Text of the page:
Recession Survival Guide for Businesses
By Patrick Astre
would think there wouldn’t be a need for recession planning. We
should see them coming. The constant sine wave of business cycles
makes recessions as inevitable as surging booms. Of course, if you
put 10 economists in one room, we’ll get 11 opinions, so the exact
timing of recessions is darn near impossible to predict. Still,
like hurricanes, recessions come along once in a while, and
occasionally one will wreak havoc on the shoreline.
the great business models that can teach how to weather recessions
is seasonal retailers. For instance, there’s a small business around
the corner that sells swimming pools and backyard leisure items in
the summer. Yet, when seasons change their business needs, you can
bet the farm that their display changes to snow blowers, wood stoves
and chainsaws in September, and Christmas trees in December.
Recessions come as regularly as seasons, just not as often.
Businesses and consumers alike should be prepared for them just as
they prepare for winter. So here’s a guide for businesses to handle
recessions and the inevitable boom that follows.
basics: When you get right down to it, handling recessions, or
any kind of business slowdown, consists of three things:
Cutting expenses much
as possible without affecting sales and income
Maintaining sales and
income as much as possible in the current environment
Having and properly
using an emergency fund to help weather the storm
Recognizing the basics and actually implementing a plan can be two
different things. Here’s how to start:
Understand the financial ebb and flow of your business. You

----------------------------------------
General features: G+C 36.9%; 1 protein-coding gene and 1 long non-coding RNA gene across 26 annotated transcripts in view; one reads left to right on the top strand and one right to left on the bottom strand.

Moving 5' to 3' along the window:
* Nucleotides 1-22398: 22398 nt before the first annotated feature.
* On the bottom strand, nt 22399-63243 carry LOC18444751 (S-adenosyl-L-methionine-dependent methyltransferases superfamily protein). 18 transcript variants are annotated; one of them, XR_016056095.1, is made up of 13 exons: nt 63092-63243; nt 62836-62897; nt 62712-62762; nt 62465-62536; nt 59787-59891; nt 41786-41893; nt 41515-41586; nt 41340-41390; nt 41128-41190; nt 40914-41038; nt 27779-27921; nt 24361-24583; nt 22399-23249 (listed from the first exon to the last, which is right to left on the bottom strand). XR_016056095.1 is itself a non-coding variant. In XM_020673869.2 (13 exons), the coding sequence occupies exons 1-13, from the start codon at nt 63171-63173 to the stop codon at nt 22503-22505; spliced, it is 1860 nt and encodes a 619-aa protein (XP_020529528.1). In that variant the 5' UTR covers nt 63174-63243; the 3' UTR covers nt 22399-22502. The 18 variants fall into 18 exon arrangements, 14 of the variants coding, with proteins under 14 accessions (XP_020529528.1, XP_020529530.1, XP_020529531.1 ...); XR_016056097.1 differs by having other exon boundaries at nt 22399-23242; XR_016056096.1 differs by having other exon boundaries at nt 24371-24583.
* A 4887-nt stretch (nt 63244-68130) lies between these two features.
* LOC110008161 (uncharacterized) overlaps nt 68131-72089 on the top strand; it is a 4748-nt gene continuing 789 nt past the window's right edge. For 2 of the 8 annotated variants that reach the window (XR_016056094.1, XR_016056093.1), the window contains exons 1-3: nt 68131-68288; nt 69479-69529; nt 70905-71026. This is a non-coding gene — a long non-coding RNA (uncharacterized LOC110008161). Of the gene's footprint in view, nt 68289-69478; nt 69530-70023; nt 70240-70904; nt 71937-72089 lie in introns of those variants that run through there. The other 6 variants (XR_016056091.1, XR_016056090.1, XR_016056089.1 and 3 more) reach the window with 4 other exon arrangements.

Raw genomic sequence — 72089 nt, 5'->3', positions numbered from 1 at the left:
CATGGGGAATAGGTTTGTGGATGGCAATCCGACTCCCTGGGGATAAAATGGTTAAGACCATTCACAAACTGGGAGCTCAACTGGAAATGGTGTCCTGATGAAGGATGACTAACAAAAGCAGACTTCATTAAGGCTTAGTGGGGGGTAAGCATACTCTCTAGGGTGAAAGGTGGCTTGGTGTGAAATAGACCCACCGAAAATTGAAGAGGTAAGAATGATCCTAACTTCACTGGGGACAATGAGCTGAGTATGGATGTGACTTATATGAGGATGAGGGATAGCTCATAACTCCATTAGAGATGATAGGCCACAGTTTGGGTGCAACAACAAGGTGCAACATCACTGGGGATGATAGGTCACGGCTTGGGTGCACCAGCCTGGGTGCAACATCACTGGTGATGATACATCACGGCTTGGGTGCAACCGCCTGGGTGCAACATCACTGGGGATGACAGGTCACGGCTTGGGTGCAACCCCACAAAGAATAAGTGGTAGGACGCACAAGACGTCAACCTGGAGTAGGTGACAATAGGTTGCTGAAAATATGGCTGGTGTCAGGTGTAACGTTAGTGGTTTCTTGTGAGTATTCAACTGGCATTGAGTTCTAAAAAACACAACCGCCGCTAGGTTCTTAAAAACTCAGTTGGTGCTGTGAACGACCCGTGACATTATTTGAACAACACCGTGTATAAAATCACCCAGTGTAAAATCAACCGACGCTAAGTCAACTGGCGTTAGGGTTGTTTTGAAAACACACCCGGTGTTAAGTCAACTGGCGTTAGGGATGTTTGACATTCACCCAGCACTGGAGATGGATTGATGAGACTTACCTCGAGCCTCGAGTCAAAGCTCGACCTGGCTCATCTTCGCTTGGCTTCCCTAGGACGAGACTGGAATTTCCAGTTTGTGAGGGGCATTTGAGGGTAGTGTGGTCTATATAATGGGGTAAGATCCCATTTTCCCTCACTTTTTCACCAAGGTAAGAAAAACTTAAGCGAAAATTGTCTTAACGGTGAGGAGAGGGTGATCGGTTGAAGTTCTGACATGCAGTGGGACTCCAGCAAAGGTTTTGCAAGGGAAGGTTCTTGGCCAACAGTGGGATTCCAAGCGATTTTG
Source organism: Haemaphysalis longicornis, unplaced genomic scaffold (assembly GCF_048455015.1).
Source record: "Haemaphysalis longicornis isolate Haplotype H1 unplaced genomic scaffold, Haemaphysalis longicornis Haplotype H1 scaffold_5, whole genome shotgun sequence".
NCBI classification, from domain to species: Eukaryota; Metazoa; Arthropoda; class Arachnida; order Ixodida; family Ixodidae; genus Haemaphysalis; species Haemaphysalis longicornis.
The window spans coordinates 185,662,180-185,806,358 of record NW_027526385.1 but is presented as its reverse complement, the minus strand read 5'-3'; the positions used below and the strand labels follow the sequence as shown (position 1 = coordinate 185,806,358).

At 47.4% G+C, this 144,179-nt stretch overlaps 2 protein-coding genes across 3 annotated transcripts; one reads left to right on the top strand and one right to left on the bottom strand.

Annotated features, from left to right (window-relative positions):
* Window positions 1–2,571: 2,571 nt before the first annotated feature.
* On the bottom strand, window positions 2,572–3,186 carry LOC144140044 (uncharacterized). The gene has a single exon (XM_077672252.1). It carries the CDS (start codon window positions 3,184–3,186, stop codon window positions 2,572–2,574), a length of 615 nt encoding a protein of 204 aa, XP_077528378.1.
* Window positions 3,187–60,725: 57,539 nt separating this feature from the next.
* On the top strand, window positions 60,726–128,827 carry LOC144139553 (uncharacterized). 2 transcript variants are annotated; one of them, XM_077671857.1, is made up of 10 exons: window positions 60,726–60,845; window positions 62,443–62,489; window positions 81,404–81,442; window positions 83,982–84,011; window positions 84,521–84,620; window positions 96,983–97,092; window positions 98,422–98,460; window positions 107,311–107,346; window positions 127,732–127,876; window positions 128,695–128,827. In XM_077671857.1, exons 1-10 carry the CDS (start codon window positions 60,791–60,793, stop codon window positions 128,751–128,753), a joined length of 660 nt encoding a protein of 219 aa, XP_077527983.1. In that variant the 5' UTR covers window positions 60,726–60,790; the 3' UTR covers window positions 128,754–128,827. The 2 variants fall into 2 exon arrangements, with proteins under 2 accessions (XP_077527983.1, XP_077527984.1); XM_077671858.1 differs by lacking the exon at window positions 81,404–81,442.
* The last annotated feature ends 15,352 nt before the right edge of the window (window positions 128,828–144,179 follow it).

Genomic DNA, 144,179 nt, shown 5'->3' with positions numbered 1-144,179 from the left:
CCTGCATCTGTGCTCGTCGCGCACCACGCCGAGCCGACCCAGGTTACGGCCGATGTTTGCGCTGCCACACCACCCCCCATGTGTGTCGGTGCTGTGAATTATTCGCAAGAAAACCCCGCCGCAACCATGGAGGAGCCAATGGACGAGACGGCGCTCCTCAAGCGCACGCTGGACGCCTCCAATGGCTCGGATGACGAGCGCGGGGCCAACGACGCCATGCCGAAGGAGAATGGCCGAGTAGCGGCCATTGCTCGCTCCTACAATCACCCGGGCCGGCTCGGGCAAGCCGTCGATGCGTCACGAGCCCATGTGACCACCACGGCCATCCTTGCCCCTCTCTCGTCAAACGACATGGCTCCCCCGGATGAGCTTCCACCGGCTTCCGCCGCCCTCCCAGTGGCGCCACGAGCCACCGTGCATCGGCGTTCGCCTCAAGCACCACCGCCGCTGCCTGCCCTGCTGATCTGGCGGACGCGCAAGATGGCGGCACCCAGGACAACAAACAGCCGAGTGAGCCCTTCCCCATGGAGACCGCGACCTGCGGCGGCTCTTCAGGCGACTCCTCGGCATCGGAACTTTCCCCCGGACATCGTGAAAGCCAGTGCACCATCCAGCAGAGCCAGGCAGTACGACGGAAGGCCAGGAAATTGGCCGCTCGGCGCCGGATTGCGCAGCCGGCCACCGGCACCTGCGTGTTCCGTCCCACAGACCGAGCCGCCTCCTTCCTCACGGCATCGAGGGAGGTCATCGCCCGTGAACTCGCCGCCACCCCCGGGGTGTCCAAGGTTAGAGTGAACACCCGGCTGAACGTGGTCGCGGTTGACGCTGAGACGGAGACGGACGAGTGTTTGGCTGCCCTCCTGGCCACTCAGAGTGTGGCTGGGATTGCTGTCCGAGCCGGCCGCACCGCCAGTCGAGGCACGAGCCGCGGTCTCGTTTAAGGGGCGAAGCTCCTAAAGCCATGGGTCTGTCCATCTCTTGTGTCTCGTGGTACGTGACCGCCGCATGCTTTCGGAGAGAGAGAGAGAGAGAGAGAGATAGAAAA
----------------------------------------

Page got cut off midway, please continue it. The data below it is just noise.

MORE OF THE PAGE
should be using a computerized accounting system. Quickbooks
is the premier system right now. If you have an accountant, they’re
probably using it. (If you’re using an old paper system and doing
your own bookkeeping, your first task is to change immediately. Buy
the software and take a course in using it. They are available
online, as well as various classroom settings).
primary tools are found in the company financials, sales and
customers sections. You will use three primary Quickbooks’ tools:
Profit & Loss
Statements (P&L). The program will allow you to see all your
expenses and income – categorized – and tell you if you’ve made
a profit or suffered a loss during that time period. Run the
P&L as far back as you can, five or 10 years if possible. Do it
for each quarter and annually. You will be able to tell what
period of time is most profitable, when expenses rise, what the
expenses are, when income increases, and in what categories.
and Representatives. If you have a sales force, the Sales
section of Quickbooks shows sales details by individual reps.
This will tell you who’s doing the best job and who needs
Customers and invoices. The Customers
& Receivables section of Quickbooks will show you open invoices
and accounts receivables aging details. Now you will know how
long it takes you to get paid and how many outstanding invoices
there are for each period. This is crucial since the amount of
time it takes you to collect has a direct impact on your cash
you have this information at your fingertips, you’re ready to begin
recession-proofing your business.
expenses. Actually, a wise businessperson should be doing this all